I spent some of the weekend in Newcastle (or more precisely Gateshead) at the DOTT ’07 exhibition which marked the close of this ambitious two year project. Three essential lessons for me, which won’t be surprising to those who know the work of John Thackara, who directed the project:

  • Sustainability is about flows, not stuff
  • Those flows have to include knowledge as well as materials
  • Sustainability needs social, public, and community engagement

The project has been well-documented on the website, but it’s worth pulling out a few personal moments of illumination.

Illumination 1: The ‘NESCO’ energy project, basically a prototype social enterprise model which is designed to use the ability to buy energy wholesale and resell it as a mechanism to reward people who reduce their consumption – so they gain more than just the value of the energy they’re saved. It was linked to an ‘energy dashboard’ which showed the level (and cost) of energy consumed in real time, and your target for the day, basically a constant reminder to switch stuff off.

It was displayed along with a project called Low Carb Lane, in Ashington, which was wrestling with how to get people to start thinking about energy consumption. The scale of the challenge – a healthy dose of realism – was captured in a quote from a resident which said, from memory, “I’m more worried about what the local arsonist will burn next than saving on energy”.

Illumination 2: A project which was designed to contrast the richness of individual lives with the way in which they – and their neighbourhoods – are classified by geodemographic systems such as Acorn. Landscape/Portrait is a project developed by artist Kevin Carter which uses a website to ask people questions about themselves and their neighbourhood (anyone in the UK can join in if they register) and enables you to contrast that with the geodemographic profile. Having worked for companies which use Acorn-based profiling, I liked the quiet subversion of this. One of the project team told me that some visitors had got quite angry when they started to understand the Acorn methodology and read their neighbourhood’s profile for the first time. There’s an interesting question about accountability of commercial organisations in here.

Illumination 3: TREE – a fantastic piece of graphic design by design student Daniel Foster-Smith which enables you, quickly, to ‘read’ how much resources a product consumes, how long it should last for, and how much of the materials are capable of being recycled and how much go to landfill.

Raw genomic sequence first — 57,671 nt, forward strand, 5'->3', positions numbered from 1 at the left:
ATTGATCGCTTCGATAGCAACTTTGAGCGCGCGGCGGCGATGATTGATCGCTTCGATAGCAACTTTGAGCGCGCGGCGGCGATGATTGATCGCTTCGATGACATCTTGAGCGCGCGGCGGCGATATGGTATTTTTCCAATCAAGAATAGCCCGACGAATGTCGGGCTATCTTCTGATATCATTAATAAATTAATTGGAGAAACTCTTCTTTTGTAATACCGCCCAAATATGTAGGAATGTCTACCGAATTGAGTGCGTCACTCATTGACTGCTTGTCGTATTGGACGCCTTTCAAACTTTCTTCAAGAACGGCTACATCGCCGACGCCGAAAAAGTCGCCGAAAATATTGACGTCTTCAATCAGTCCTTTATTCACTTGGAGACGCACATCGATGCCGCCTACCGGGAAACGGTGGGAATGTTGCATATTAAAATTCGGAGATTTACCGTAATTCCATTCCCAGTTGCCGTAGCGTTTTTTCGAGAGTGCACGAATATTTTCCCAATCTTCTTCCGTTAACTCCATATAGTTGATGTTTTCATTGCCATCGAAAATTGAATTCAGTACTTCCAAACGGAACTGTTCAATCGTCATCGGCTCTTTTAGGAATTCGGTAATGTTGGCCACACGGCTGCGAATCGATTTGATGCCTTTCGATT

TREE - sustainable product map

There are other great things here as well: the ‘necklace’ is effectively a linear park but a virtual one, while the Middlesbrough urban farming project is, I suspect, the shape of towns to come. My wife found the schools-based eco-challenge inspirational (the booklet of stories and case studies which was handed out at the exhibition doesn’t seem to be online yet).

John and the core team are continuing for a few months to ensure the project has a legacy in the area, but it wasn’t clear how long the website would remain extant. I hope it will be preserved as a resource for others interested in sustainable design; if One North East (the regional development agency) can’t do this, I’d hope that there’s an academic institution in the region which can mirror the site.

Finally, while checking links, I found a post by John Thackara on the ‘ten power laws’ of 21st century innovation from mid-2006 which seems to have underscored the practice of DOTT 07. The post is a little corrupted so I’ve re-posted the principles here:

Power Law 1: Don’t think “new product” – think social value.

Power Law 2: Think social value before “tech”.

Power Law 3: Enable human agency. Design people into situations, not out of them.

Power Law 4: Use, not own. Possession is old paradigm.

Power Law 5: Think P2P, not point-to-mass.

Power Law 6: Don’t think faster, think closer.

Power Law 7: Don’t start from zero. Re-mix what’s already out there.

Power Law 8: Connect the big and the small.

Power Law 9: Think whole systems (and new business models, too).

Power Law 10: Think open systems, not closed ones.

Other posts on DOTT 07: DOTT’s top design/sustainability books.